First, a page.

- At Tucson’s Ryan Field Airport, Richie’s Cafe is serving breakfast and lunch daily. The hours are 6:00 am to 2:00 pm
I hope everyone has been able to get some safe flying time in last month. As for me, like many of you, my flying seems to get limited to the weekends, and we sure have been encountering a lot of windy weekends lately. Anyway, it seems like I’ve gained a lot of crosswind landing experience lately. Flying a light taildragger, some of that experience has been a bit challenging and exciting at times, but what the heck, it’s all been fun, exciting or not. However, from a safety standpoint, we have been encountering a lot of accidents lately, and some of them were pretty bad accidents. Please make certain your aircraft is in good operating condition and fly safely!
First off, I want to thank those that made the annual APA meeting in May. It was good to reconnect with some of you once again. Because there were no nominations put forth, the directors whose terms were expiring consented to running for office again and were reelected. The directors will be meeting in June to elect the officers for 2016-17, and the president elect will start the appointment of chairpersons for the various standing committees.
As time grows shorter for when we will be required to have ADS-B out equipment installed in our airplanes, there continues to be new information released regarding both programs and equipment. It’s pretty apparent there won’t be any slippage in the mandated implementation date, but there continues to be new information on equipment and compliance. Initially, there were a lot of questions on required equipment and how each installation would have to be accomplished, inspected, and certified. In what I thought was a major breakthrough by the FAA in making implementation much easier and cheaper for us, the FAA announced a new policy that simplifies ADS-B Out installations.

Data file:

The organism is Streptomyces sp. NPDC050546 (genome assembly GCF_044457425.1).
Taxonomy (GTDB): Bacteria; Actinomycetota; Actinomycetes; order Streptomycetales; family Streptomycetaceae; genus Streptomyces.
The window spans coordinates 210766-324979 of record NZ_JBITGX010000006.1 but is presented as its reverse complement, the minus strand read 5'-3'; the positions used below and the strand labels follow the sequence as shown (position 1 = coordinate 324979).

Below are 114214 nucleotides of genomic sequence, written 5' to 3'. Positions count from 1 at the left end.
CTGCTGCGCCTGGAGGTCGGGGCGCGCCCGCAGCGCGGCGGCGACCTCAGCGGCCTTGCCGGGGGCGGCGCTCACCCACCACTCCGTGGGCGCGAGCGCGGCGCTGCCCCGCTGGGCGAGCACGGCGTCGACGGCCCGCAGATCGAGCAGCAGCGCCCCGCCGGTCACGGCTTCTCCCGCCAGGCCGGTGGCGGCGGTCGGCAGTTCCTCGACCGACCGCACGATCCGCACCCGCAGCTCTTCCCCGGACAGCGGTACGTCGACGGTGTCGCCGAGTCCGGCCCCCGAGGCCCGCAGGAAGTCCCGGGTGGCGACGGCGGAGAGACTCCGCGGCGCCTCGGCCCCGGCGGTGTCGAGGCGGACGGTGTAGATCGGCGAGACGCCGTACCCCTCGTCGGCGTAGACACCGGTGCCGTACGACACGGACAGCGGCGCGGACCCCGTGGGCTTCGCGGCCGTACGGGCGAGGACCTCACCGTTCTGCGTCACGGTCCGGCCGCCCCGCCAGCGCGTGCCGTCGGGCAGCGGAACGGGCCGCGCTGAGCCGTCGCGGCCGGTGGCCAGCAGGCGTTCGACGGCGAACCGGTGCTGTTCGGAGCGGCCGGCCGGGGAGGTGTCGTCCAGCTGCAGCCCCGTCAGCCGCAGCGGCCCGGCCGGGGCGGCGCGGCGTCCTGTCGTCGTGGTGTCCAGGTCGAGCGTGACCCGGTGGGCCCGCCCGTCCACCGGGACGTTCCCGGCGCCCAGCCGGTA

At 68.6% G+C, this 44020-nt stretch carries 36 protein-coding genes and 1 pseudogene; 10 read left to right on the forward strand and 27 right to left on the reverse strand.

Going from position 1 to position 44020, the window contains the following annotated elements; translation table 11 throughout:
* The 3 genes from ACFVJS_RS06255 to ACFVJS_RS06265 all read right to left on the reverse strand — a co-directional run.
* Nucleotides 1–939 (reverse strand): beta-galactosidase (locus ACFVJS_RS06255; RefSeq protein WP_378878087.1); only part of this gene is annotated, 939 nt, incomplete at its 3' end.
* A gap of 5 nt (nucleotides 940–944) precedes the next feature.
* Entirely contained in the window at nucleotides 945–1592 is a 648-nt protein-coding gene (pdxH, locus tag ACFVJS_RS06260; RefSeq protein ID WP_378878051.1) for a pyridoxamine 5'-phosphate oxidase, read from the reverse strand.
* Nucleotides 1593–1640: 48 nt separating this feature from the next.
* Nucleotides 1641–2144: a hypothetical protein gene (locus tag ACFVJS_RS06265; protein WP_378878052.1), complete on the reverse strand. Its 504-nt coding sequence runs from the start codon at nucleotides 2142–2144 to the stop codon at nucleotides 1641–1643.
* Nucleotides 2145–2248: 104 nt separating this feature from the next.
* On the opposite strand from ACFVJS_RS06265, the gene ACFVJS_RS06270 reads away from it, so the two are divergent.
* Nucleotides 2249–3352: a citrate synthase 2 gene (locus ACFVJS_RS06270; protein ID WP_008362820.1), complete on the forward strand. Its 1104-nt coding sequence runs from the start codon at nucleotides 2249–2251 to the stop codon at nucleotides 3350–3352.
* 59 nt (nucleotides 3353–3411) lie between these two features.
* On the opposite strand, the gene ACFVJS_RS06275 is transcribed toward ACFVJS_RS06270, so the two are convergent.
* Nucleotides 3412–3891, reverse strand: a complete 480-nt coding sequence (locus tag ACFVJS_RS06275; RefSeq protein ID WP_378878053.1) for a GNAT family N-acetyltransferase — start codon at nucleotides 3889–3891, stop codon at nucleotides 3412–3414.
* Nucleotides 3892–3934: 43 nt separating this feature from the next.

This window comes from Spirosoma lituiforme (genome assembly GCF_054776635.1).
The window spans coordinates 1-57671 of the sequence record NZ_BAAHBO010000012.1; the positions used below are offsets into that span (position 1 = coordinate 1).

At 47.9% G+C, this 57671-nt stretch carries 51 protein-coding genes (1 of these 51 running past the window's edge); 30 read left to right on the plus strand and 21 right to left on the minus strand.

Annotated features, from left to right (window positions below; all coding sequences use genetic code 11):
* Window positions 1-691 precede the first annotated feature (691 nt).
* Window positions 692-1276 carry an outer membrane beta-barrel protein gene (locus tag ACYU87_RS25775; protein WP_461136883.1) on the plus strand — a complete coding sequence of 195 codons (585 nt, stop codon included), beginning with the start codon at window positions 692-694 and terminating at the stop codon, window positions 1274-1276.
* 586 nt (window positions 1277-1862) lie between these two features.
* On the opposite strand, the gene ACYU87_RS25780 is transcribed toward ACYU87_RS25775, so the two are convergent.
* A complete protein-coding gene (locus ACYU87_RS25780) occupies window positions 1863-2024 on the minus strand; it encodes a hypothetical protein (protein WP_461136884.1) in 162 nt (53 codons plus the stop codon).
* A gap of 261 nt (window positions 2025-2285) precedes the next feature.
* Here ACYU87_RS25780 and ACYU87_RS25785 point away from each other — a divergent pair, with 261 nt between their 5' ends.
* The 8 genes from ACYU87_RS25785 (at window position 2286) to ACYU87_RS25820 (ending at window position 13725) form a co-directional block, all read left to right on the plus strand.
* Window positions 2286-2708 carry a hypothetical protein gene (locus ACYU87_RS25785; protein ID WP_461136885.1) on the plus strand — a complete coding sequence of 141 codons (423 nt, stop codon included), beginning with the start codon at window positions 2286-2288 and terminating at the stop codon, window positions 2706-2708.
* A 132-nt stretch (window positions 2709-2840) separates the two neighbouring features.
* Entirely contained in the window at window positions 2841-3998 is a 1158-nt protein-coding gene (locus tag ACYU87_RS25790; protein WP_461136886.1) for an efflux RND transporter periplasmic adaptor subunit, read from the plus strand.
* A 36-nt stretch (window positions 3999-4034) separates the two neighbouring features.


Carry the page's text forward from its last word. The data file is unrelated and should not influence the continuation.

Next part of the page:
The FAA released a policy memo (AFS-360-2016-03-02) on March 2 that updates guidance on installation of ADS-B out systems, essentially allowing avionics shops to install ADS-B equipment on aircraft not covered by a supplemental type certificate (STC) and without having to obtain a new STC. The installer does have to obtain permission from the original STC holder. Earlier in the ADS-B upgrade process, the FAA was requiring that each aircraft model have its own STC. The FAA was concerned and wanted to ensure, as new equipment hit the market, that it worked correctly, so the original policy stated that it could only be installed via STC. They believed this would maintain a high level of their involvement and ensure that aircraft entering airspace (where ADS-B is required) are operating as intended and not creating chaos.
Now the FAA has issued the new policy, and it basically states, if the installation is a major alteration, it will still need field approval. This may be the case where a new antenna needs to be installed on a pressurized airplane, for example. A simple ADS-B out installation in a non-pressurized airplane will be a minor alteration and can be signed off by an A&P mechanic holding an Inspection Authorization, or by a Part 145 repair station, and doesn’t require direct FAA involvement. Basically, it’s a simple radio installation. With this change, the much feared bottleneck of getting last minute certified installations accomplished has been averted, and with a significant savings for many of us. (You can read the entire FAA March 2 Memo AFS-360-2016-03-02 here…)